Tes Maths: Pedagogy place - Fluency

What is mathematical fluency, and why is it important? Tes Maths finds out

Craig Barton

Tes Maths: Pedagogy Place - Fluency

In this series, we dive into the realm of educational research to help you best formulate effective classroom practice

What is fluency in mathematics, and why is it important? Let’s find out.

What does the research say?

Perhaps the most useful way to think about mathematical fluency is procedurally, which is defined by The National Council of Teachers of Mathematics (NCTM) as “the ability to apply procedures accurately, efficiently, and flexibly”.

Closely related to the idea of fluency is automation. As proponents of the cognitive load theory (Sweller, Van Merrienboer & Paas, 1998) state, our working memories have a limited capacity. Once the limit has been reached (a state known as cognitive overload) the brain is unable to learn any further information.

So, one way we can help ease the burden on our fragile working memory is by automating key facts and procedures. This then frees up capacity, and allows our brains to concentrate on the more complex parts of a problem, such as spotting connections and plotting solutions. Therefore, students who are able to automate knowledge struggle less when faced with complex problems.

However, while the benefits of fluency and automation are widely accepted, there is no uniform answer for how best to develop them. In fact, following my discussions with Lucy Rycroft-Smith from Cambridge Mathematics, it became apparent that within the research there are actually several conflicting arguments.

One theory (Wong & Evans, 2007) suggests that without added time pressure, students are unlikely to develop the kind of automated knowledge that they need to free up capacity within their working memory. For example, students completing a simple multiplication by counting on their fingers will be at a significant disadvantage compared to peers who are able to recall answers instantly. However, Ashcraft (2002) states that such timed tests cause anxiety, therefore lowering the chances of students retaining and automating knowledge.

In summary

Fluency, and the associated process of automation, may well be the key to higher-order thinking and more complex problem solving. However, the process of automating knowledge should be approached in a fun, non-threatening way, such as through regularly conducting low-stakes quizzes.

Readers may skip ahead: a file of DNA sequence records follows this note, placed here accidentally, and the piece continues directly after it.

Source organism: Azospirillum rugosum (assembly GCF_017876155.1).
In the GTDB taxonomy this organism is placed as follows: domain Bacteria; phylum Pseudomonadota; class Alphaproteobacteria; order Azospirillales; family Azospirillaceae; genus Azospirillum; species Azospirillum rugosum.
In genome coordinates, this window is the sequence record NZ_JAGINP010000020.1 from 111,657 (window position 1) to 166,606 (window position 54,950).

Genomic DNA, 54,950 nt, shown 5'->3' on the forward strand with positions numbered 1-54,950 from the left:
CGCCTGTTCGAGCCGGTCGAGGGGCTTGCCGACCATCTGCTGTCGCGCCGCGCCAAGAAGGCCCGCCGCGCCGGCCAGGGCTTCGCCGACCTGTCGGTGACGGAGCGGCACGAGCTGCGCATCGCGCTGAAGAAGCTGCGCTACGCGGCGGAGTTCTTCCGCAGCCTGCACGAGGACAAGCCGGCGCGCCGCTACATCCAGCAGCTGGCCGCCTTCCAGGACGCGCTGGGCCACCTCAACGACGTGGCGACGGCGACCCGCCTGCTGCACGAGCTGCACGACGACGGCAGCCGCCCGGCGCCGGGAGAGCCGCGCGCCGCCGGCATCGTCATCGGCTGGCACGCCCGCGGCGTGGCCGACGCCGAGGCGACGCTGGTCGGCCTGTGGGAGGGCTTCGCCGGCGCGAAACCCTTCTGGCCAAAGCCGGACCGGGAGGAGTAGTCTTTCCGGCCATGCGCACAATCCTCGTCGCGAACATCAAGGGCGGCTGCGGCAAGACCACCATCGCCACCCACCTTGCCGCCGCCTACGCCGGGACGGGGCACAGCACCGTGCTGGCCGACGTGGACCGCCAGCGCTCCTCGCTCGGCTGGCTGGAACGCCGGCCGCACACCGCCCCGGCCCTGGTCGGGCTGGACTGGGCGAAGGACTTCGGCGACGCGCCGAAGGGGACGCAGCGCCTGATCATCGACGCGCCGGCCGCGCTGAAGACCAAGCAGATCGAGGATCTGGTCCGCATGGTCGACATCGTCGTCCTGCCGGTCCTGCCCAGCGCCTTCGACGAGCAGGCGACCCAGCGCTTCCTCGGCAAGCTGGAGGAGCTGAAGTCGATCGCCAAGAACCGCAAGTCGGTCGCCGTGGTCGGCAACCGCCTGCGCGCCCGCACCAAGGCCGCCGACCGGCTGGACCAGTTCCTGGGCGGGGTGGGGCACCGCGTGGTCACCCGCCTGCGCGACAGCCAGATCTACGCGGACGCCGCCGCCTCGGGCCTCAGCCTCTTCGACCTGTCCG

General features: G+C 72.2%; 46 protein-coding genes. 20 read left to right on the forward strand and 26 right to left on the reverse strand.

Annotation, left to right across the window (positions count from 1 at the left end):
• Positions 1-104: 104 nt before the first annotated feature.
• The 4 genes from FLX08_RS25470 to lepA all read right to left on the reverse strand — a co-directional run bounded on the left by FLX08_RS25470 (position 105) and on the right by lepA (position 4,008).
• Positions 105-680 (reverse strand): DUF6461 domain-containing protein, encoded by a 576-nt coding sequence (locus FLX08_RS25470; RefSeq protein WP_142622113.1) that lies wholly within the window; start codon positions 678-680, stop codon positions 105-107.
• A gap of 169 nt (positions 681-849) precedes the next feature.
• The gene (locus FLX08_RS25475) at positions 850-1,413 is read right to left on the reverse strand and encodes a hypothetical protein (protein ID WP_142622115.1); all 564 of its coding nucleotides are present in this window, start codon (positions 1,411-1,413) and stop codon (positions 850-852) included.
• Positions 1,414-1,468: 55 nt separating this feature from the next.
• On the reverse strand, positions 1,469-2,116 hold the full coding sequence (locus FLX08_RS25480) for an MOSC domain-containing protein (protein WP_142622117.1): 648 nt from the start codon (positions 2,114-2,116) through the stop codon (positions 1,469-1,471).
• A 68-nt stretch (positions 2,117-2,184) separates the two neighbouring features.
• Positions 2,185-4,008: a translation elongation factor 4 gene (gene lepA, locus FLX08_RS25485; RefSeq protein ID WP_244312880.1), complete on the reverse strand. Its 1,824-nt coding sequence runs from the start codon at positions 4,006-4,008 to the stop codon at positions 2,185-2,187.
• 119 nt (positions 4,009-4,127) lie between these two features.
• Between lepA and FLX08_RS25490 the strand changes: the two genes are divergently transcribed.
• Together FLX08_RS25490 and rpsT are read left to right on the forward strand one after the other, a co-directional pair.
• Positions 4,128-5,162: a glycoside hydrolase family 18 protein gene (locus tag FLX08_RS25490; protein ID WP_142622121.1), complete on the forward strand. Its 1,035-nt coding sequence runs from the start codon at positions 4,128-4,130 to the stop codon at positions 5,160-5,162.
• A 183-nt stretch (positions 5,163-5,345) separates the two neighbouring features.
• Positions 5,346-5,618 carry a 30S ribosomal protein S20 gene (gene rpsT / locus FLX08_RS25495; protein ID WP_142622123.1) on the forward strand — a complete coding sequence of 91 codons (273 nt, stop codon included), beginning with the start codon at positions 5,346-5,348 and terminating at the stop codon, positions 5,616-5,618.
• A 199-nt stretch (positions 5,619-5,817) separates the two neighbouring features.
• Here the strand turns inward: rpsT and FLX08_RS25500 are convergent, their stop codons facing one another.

How can Tes help?

Generators, worksheets and practice activities are just a few ways you can boost your pupils' mathematical fluency, in a stimulating way. What are you waiting for?  

KS3 / GCSE Mental Maths Practice - Lite

KS3 / GCSE Mental Maths Practice - Lite

This is the 'lite' version of the paid-for resource here. This is an Excel file generates endless sets of key mathematical numeracy questions for regular practice to develop student s fluency in maths. A workbook for printing sets of questions and separate answers. Press F9 for a new set of ...
Target 100

Target 100

Resource was inspired by @mrbartonmaths and @danicquinn Skills and drills generator including: rounding/halving/doubling, negatives, 1-step equations, squares/triangular numbers/cubes/factors/multiple/primes/sequences, number bonds, fraction skills, multiply/divide by powers of 10/re...

Craig Barton, Tes Maths adviser

Craig is a secondary maths teacher in the North of England.

  • Ashcraft, Mark H. "Math anxiety: Personal, educational, and cognitive consequences." Current directions in psychological science 11.5 (2002): 181-185
  • Barton, Craig. “Mr Barton Maths Podcast: Lucy Rycroft-Smith” 2017
  • Gersten, Russell, et al. "Assisting Students Struggling with Mathematics: Response to Intervention (RtI) for Elementary and Middle Schools. NCEE 2009-4060." What Works Clearinghouse (2009)
  • NCTM. Procedural Fluency in Mathematics. http://www.nctm.org/Standards-and-Positions/Position-Statements/Procedural-Fluency-in-Mathematics/